Bridge is widely considered to be the queen of card games on both sides of the Atlantic. However, there's one huge difference between the way that (most) Americans and (most) Britons play. In American Standard, an opening 1NT bid signifies a balanced hand of 15-17 points. In (British) ACOL, the same bid signifies 12-14 points balanced.
As someone who learned Bridge in the UK, it seems to me obvious that weak no trump is the better system. A 12-14 point balanced hand comes up WAY more often than a 15-17, so you're getting a lot more use out of the bid. Yes, you will proceed to game from a weak no trump bid a lot less often than from a strong, but that doesn't seem very important. The amount of bidding space that you take away from your opponents by a 1NT bid where they have the balance of the points is a huge bonus, in my opinion.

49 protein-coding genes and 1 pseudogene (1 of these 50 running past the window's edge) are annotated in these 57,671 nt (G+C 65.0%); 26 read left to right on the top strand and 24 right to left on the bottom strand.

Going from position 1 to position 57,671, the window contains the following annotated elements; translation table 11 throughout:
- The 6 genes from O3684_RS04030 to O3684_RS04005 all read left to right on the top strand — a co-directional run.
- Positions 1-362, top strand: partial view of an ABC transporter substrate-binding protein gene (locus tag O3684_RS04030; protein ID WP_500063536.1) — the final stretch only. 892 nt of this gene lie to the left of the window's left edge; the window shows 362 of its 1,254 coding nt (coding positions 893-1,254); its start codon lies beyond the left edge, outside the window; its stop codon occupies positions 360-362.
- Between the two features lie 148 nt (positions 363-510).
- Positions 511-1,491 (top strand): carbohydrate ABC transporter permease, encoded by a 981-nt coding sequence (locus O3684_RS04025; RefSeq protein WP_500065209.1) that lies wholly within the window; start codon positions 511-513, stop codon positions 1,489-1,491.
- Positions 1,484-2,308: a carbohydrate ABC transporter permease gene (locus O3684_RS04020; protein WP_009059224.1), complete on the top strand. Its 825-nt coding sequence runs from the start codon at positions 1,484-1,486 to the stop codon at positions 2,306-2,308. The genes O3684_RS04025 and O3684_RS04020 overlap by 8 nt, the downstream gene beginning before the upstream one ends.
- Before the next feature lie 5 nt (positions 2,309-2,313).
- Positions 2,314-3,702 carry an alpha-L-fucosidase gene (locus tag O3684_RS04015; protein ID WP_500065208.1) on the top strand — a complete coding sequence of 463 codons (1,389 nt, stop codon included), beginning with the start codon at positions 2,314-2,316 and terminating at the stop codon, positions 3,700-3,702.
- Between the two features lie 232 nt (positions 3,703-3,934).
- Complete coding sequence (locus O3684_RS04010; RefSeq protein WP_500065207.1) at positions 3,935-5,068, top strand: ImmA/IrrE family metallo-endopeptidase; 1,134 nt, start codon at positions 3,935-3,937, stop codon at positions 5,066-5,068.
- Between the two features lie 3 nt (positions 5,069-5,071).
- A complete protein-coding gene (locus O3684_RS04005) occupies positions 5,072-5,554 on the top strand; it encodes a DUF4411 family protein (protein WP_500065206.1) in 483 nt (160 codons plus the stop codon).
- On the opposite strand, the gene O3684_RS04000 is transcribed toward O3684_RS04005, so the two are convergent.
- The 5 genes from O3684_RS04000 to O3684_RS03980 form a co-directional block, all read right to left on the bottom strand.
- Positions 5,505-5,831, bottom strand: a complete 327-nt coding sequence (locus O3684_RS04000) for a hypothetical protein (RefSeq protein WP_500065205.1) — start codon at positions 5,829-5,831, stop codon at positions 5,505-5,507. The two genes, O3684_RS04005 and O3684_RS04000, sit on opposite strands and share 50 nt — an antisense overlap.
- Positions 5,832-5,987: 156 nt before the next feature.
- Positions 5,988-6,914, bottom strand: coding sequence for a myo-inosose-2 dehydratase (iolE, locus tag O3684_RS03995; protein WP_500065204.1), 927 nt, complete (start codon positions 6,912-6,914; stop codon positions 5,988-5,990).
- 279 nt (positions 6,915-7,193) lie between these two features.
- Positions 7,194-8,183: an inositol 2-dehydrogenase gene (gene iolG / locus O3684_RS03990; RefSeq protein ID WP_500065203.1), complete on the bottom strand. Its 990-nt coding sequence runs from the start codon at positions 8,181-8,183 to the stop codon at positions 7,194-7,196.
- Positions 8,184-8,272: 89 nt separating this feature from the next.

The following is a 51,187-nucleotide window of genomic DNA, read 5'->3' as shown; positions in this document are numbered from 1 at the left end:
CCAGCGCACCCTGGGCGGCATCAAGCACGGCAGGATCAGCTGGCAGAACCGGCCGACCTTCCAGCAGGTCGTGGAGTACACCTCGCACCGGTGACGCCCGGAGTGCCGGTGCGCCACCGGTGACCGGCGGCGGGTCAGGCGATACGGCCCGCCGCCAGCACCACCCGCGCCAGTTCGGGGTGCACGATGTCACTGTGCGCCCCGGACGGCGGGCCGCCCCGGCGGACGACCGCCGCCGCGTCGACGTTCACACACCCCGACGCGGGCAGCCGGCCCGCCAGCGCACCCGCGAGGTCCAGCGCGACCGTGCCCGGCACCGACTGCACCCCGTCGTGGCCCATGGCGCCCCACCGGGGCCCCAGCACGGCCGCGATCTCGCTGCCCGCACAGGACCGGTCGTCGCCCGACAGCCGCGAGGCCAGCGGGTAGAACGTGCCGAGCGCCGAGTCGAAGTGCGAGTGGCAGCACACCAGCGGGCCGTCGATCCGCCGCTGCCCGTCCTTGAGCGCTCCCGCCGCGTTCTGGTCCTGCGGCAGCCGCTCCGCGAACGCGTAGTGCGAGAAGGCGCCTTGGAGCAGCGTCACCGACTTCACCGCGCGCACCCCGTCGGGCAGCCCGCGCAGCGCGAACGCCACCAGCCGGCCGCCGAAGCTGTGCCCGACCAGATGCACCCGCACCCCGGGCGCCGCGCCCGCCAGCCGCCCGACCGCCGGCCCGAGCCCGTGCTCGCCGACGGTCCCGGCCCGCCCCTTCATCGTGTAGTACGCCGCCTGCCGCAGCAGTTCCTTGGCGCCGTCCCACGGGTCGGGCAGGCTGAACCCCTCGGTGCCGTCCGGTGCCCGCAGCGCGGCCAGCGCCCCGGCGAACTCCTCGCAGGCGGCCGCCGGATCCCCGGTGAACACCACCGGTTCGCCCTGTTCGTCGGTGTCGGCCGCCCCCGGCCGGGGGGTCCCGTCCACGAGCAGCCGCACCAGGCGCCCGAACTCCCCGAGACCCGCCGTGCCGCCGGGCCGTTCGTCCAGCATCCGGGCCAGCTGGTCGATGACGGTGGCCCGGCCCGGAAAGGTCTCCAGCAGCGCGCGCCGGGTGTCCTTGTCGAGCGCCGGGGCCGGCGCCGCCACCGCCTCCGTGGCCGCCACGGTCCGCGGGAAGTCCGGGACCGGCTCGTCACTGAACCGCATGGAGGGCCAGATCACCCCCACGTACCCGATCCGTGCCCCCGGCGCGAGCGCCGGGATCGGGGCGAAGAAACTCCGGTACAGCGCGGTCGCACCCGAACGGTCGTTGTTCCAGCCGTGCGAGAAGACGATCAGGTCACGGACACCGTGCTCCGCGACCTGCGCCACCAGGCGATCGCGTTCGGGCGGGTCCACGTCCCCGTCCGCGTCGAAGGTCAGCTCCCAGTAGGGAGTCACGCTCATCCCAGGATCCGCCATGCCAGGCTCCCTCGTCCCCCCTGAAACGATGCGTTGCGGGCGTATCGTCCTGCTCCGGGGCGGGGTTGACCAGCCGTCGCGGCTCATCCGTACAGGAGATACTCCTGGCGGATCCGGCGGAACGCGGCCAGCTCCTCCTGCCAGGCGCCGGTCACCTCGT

Could it be that British players just prefer playing aggressive, interferential Bridge? As well as weak no trumps, I also love weak jump overcalls, whose main purpose is to eat up large amounts of the opponents' bidding space, to prevent them easily making games and slams that they have the points for. Do Americans prefer a "fair" game of Bridge, where you bid on the points you have, not to mess the opponents around?
I'm sure that the strong no trump would not have remained central to American Bridge for so long if it wasn't pretty robust and well-thought-through, though. So can any aficionados of it explain to me what's so good about it?